She refused to go to the hospital, or press charges, or stop the cycle of re-occurring violence.
What little we could do for her on a Sunday afternoon in the shadows of Legion Field was not enough. She needed serious medical attention.
In the middle of having that explained to her, she stood up and ran off.

Engine 14.

For the past year I’ve put in transfer request after transfer request to get to 14. I begged and pleaded to anyone with “pull” that would listen.
Well I’m here now.
“I hope you’re not disappointed, Cowgill. We’ve already killed everyone off and burned everything down,” said my lieutenant on day one. 24 hours later my head was filled with memories of chaos and tragedy.

Day one.
A biker gang surrounded one of their own that’d crashed hard. They made sure to empty his pockets before the hospital ride. A gun, two knives, and brass knuckles.
A hooker ran across four lanes of busy traffic, blood streaming from her head, to tell us she’s fine and that the warrant on her record would land her in jail, not the hospital.
A woman, in a fit of jealous rage, blows up her boyfriend’s car. Molotov cocktail.
The reasons? They have theirs.

Day five. 1:00 AM.
We were wrapping up on a harmless medical call when the fire call came in. Our driver missed his turn and put us at the back of the house, but that worked out perfectly. The rear of the house was lighting up the sky. I was out of the engine before it stopped, nozzle in hand. Two hours later I was a mess. Face black, nose running, soaking wet filthy.
I couldn’t stop smiling and you know it.
3:00 AM.
He was wrapped in a hotel bed sheet and laying against a hotel door. We were watching Scarface when the call came in, but that’s okay because I’ve seen it a million times. The first thing I noticed was the blood; the blood emptying out of him from various wounds, soaking the white bed sheet and pooling on the walkway. He was wrapped in a hotel bed sheet and laying against the door to Room 6, half a dozen bullet holes in his stomach and both arms. He clutched the worst wound over a punctured artery. When he uncovered it blood sprayed wildly. The door to Room 6 opened and a man carried out his five-year-old son, pulling his face tight to his chest. Prevent him from seeing. He stepped over the injured man and his blood and disappeared into the black, keeping his son safe, if for just one more night…

Ask me on my deathbed and I’ll remember that father protecting his son.

When word of my transfer came down the pipeline everyone warned me about 14. 14 is a rundown disaster of a station, infested with rats and roaches. The neighborhood is unappreciative and will label you the enemy. Just like cops.
Well I hate roaches, and I’m deathly afraid of rats.
But I belong at 14. I belong in the middle of chaos and tragedy, a rundown firehouse in a bad neighborhood. I often joke that I should never work at a station my wife isn’t afraid to visit.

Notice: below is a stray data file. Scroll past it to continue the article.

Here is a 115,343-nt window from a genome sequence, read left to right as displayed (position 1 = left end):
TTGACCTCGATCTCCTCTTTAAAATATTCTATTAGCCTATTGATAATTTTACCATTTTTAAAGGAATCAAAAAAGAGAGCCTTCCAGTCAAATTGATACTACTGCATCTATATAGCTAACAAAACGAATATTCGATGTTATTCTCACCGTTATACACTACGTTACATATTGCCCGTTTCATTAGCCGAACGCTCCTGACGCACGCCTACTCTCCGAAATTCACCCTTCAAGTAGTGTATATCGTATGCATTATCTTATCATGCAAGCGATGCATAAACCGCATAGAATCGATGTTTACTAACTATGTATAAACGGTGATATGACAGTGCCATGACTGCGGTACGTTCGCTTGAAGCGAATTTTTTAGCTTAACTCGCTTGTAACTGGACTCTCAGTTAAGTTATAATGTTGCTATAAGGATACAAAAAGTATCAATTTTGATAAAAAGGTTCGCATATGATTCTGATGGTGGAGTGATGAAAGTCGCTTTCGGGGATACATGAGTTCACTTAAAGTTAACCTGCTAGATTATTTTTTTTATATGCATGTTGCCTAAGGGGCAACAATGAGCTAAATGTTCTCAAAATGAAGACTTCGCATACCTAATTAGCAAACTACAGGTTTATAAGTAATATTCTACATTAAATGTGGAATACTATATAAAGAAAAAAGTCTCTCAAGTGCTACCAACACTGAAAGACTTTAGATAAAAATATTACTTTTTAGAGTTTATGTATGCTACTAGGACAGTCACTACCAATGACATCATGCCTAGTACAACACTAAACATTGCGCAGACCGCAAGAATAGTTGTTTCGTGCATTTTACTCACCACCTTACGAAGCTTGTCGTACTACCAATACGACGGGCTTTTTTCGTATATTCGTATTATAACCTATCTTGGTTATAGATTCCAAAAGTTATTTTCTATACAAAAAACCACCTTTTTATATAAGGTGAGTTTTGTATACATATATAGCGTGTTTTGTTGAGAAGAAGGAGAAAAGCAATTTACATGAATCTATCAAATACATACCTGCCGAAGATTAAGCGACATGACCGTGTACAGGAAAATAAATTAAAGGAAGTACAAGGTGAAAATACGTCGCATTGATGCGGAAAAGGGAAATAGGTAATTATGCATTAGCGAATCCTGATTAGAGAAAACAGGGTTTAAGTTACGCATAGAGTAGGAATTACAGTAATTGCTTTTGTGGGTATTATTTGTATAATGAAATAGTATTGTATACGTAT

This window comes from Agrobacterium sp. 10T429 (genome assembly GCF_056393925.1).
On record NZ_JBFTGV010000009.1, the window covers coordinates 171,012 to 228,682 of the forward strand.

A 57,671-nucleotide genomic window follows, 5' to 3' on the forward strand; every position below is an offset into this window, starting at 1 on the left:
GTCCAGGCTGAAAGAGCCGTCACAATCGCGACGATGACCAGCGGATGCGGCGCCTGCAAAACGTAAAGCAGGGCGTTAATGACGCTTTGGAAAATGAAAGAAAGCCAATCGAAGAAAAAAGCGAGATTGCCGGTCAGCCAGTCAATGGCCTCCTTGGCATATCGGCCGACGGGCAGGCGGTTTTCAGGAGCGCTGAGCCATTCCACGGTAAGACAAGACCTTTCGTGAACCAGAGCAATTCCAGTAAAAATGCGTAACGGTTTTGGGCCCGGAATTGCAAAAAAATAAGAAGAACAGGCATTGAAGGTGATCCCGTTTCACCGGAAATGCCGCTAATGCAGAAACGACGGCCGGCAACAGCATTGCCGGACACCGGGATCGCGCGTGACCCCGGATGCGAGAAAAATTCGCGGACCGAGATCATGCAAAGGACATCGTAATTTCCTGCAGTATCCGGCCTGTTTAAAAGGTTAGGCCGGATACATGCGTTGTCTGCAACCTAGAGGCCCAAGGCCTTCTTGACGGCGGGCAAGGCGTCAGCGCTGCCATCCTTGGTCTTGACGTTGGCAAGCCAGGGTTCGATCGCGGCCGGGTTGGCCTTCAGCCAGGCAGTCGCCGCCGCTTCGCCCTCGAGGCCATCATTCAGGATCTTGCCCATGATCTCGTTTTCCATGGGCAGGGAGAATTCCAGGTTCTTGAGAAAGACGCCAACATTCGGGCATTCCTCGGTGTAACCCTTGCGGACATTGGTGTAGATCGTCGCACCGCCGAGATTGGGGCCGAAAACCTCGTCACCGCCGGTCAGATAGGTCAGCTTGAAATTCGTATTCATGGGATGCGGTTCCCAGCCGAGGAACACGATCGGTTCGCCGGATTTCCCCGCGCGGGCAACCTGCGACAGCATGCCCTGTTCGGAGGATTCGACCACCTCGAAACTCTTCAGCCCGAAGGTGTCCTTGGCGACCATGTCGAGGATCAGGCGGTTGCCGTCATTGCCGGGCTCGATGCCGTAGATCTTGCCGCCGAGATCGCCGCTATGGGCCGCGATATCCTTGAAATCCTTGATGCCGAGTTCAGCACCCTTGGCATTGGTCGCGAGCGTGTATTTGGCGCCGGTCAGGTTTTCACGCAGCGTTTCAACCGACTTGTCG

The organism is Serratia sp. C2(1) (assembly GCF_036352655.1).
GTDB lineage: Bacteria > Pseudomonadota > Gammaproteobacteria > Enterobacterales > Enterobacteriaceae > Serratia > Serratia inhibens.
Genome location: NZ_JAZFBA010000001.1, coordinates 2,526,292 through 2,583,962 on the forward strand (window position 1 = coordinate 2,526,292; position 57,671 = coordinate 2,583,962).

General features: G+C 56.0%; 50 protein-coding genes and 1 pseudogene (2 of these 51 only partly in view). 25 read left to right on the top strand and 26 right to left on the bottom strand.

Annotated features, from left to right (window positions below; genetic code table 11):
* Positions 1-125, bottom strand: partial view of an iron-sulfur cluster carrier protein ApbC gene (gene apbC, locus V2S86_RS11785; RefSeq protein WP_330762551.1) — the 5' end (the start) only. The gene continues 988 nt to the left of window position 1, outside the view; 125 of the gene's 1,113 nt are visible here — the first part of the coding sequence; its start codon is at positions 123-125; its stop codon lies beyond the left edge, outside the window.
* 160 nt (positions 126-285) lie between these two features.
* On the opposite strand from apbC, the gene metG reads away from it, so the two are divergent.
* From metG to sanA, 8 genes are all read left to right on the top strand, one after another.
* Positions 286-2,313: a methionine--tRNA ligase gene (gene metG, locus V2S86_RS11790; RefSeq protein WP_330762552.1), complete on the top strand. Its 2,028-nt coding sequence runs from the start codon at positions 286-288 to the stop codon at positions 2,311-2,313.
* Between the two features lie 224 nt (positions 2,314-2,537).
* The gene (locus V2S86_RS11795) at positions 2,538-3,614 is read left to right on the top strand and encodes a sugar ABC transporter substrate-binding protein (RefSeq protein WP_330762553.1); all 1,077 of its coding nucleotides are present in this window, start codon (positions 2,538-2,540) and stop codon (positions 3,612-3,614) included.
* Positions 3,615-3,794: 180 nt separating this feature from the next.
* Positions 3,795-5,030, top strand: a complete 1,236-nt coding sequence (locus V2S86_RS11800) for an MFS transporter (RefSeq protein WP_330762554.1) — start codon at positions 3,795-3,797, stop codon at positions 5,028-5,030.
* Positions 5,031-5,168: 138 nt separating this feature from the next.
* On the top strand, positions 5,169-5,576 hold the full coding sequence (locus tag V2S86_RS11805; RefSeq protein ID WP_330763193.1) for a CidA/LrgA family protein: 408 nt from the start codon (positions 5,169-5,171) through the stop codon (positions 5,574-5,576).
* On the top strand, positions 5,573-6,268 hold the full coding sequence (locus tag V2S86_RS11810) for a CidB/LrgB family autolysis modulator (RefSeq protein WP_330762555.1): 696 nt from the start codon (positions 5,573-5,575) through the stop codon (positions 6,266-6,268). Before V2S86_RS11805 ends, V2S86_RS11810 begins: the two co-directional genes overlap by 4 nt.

The reasons? I have my reasons.

And in this unstable arena of what’s left or become of my America, I’m asking for this dance so come take my hand…” – Gaslight Anthem

The Places I have come to fear the most (May 13, 2008)

Joe Steele should’ve been a movie. When he was five and six-years-old he’d show up at house fires in East Lake, holding his grandmother’s hand, dressed in a plastic firefighter jacket, boots, and fire hat. Telltale signs, sure, but everyone has great hindsight. He wouldn’t begin stalking firefighters for another 15 years.

My earliest memory of Joe Steele was him just standing there. Standing in his grandmother’s yard and watching cars go by, blank eyes, an eerie smile on his face. That look on his would follow me all the way up Ridge Road and out of sight. Everyday his sanity faded further and further…

Coggins, a firefighter, got hit first when Steele called to inform him that he’d planted a bomb in his garage. After a solid hour of panic the police found a paper sack full of bricks tucked behind a van, the word “BOM” written in blue marker. Coincidentally, two friends of mine would later make national news for a similar stunt that attracted the ATF and FBI. Their incident was a prank with poor timing, taking place a little too close to Eric Rudolph’s Atlanta bombing, 1996.

My timeline of events with Joe blurs at this point. I became a quick and popular target for Joe Steele’s psychotics, being young and dumb-looking and bearing my dad’s firefighter license tag on my gold Mazda 323. Joe began leaving me notes pinned on trees on Ridge Road wanting to “party” or “get high on weed”. He began calling the police to our house, complaining that my dad was beating up my mother (He wasn’t). He called the fire department, saying that I was burning my own house down (I wasn’t).

Then he showed up with a butcher knife. My parents were out of town and I was on my way out the door when I saw him. Standing at the top of our driveway, the blank eyes and eerie smile in place. And a butcher knife in his hand. He was just… standing there. Joe wasn’t very intimidating physically. Average height, too skinny, and short black hair that he cut himself.